The Island’s Chamber of Commerce made its first foray into holding a gathering of trucks, heavy equipment and emergency vehicles on Saturday, Sept. 24, and the resulting Trucks and Trades Fair brought smiles all around.
Parents were happy to bring youngsters out to a fresh air activity on the first Saturday of fall, after digging out fleeces and vests to ward off the chill that had suddenly descended on the Island.
From the Shelter Island Fire Department’s ladder truck to Shepherd’s big red waste pumper, the Expo was not only entertaining for the kids, but a showcase for the diversity of businesses on the Island.
In developing the concept for the event, Chamber Board member Alexandra Binder explained, she wanted to give these businesses and trades the exposure that is typically easy for the hospitality industry, hotels and restaurants, to generate during the summer season.
They were all lined up at the Shelter Island School grounds starting at 10 a.m. Saturday morning, from Flash and Ocean Electric companies and a Town dump truck to — probably the most popular vehicle — the police boat.
If the signs on several of the trucks looked particularly snazzy, it was thanks to the handiwork of Denise Fenchel’s Hamptons Signs, who had made the designs. She was also one of the vendors who set up booths to showcase their wares at the event.
Some, like Karen Springer, had exhibited during the summer at the Havens Farmers Market, as did Kim Curko.
“It’s good to have a chance to say hello to friends here and meet people who love my candles,” Ms. Curko said, at her By Way of the Farm Booth. Others, like Dee Moorhead, were new and glad to be discovered by the Islanders visiting the event.
Her Shelter Island necklace, made of mother-of-pearl beads, 1950s-era charms and a Shelter Island scallop shell centerpiece, caught the eyes of Island aficianados, as did the handmade ornaments at Kelsey Lechmanski’s booth.
Visitors could also get a photograph taken at the photo booth operated by Robert Strauss, owner of Shelter Island Party Rentals. When it was time for a snack, there were, of course, trucks, purveying refreshments. The Rolling Islander food truck and Mister Softee ice cream truck were on hand to keep everyone well fed.
If the giant vehicles parked at the fair looked like Christmas morning toys on steroids, there were also miniature versions on hand for little hands to play with, as Kristina and Billy Martin and their almost-three-year-old son, Marcus, discovered.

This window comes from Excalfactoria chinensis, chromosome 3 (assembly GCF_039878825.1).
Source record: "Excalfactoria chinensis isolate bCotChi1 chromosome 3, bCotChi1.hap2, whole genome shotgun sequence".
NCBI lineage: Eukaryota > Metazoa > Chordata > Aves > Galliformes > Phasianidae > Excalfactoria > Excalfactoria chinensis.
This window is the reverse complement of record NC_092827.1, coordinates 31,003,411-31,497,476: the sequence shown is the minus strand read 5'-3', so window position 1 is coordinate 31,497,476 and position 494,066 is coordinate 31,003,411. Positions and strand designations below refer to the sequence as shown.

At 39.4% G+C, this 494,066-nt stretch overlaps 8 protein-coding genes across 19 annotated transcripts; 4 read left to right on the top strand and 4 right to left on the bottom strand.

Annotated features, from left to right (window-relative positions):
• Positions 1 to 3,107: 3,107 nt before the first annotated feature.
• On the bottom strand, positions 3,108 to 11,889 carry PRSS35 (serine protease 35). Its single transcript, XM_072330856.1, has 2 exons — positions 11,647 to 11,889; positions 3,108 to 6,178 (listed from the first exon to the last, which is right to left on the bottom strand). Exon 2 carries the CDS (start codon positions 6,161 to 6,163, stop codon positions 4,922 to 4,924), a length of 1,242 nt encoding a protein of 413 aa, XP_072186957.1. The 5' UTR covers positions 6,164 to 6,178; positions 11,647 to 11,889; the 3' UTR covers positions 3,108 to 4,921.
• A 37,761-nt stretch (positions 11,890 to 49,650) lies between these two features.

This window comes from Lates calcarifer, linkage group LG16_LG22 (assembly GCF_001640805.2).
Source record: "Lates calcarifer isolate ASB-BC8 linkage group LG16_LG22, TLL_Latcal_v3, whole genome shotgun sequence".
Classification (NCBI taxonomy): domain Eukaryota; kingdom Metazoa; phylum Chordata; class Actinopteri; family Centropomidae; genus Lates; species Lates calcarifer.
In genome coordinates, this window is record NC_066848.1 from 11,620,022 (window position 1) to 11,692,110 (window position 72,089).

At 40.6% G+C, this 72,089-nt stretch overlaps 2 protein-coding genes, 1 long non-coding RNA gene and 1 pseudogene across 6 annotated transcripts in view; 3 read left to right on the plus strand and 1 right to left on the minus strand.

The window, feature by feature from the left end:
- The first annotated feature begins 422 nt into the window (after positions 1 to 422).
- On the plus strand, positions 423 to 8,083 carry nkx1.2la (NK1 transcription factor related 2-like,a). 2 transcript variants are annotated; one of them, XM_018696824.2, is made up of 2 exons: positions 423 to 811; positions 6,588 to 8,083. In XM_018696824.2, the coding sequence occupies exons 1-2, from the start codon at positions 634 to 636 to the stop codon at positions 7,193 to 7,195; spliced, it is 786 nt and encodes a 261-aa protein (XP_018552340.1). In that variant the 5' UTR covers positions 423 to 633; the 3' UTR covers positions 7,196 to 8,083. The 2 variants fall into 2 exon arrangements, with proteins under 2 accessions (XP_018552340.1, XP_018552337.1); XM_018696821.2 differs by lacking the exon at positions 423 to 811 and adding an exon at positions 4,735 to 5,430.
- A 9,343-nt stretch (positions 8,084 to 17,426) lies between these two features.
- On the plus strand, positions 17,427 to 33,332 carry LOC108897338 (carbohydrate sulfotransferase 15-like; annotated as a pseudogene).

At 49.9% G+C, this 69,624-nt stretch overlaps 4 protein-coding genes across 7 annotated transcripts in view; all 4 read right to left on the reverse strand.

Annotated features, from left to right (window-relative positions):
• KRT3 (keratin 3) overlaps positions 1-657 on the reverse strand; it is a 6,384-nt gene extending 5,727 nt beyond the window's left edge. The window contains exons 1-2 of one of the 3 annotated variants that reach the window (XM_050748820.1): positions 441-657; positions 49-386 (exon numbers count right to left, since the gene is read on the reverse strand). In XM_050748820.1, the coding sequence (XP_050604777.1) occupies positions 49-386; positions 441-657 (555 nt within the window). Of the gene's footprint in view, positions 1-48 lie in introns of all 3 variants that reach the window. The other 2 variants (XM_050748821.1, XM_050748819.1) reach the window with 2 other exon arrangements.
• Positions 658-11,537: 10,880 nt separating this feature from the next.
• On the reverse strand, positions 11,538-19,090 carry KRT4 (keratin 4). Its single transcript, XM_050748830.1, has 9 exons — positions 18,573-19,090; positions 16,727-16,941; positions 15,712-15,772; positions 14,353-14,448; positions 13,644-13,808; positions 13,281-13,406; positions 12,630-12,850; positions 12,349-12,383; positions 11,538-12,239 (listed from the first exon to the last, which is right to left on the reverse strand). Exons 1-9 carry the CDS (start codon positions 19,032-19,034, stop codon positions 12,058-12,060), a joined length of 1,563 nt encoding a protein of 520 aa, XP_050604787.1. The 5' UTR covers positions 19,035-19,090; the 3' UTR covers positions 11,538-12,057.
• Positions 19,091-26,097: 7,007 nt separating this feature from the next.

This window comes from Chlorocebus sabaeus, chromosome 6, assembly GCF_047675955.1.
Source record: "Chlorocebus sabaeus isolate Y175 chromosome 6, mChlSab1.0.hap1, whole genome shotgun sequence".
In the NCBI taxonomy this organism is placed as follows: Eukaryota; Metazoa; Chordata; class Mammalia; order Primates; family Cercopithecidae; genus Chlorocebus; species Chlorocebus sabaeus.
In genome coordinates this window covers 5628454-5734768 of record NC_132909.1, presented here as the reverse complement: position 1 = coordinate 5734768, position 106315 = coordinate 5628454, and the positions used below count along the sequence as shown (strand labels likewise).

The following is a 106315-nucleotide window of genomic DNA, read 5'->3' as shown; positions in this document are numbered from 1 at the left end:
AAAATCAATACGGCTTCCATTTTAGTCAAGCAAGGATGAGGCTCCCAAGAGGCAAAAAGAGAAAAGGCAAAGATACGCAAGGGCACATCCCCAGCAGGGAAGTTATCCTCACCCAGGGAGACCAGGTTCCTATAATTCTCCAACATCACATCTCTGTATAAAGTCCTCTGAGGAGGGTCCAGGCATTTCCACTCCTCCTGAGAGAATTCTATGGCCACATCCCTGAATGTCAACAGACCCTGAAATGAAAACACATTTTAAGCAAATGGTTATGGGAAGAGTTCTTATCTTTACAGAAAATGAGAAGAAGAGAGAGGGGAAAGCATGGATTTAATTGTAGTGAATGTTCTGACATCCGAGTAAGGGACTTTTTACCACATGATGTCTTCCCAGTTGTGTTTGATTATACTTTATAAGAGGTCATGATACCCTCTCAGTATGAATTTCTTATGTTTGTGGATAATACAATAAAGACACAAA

Lawn games captivated Claire and Jay Ryan, while their parents Clare Kilfoyle and Sean Ryan enjoyed the crisp fall day. Clustered around the grown-up kids’ favorite, the police boat, were Max Pelletier and P. J. Lechmanski, chatting with Bay Constables Beau Payne and Butch Labrozzi.
Mr. Pelletier and Mr. Lechmanski had their pest control trucks on display, at the ready to deal with intrusions by pesky animals and bugs, respectively.
Noah Reed from the Suffolk County Library System had brought the big Live-brary Van that tours local libraries. Colton Clark, about to turn 8 on Sept. 30, and Noah Lava, 8, discovered that there were video games built into the side of the van, much to the bemusement of parents who thought they’d lured them away from screens for a while.
Noah did take some time to challenge his father, Marc, in a game of Jenga.
There were big trucks whose functions were obvious, like a Coecles Harbor Marina crane to move boats, and a Jernick moving van that looked long enough to transport several households across the country.
For those who don’t want to leave the Island, but might like to relocate their house to another site, Jeremy Brownie was on hand with his house-moving equipment to explain how a building weighing thousands of tons could be lifted and moved.
”Most of the houses here are not so heavy,” he said, explaining that they’re made of wood unlike the concrete and brick houses in the South.
It was a day of fun for the whole family, and its return will be eagerly anticipated in years to come.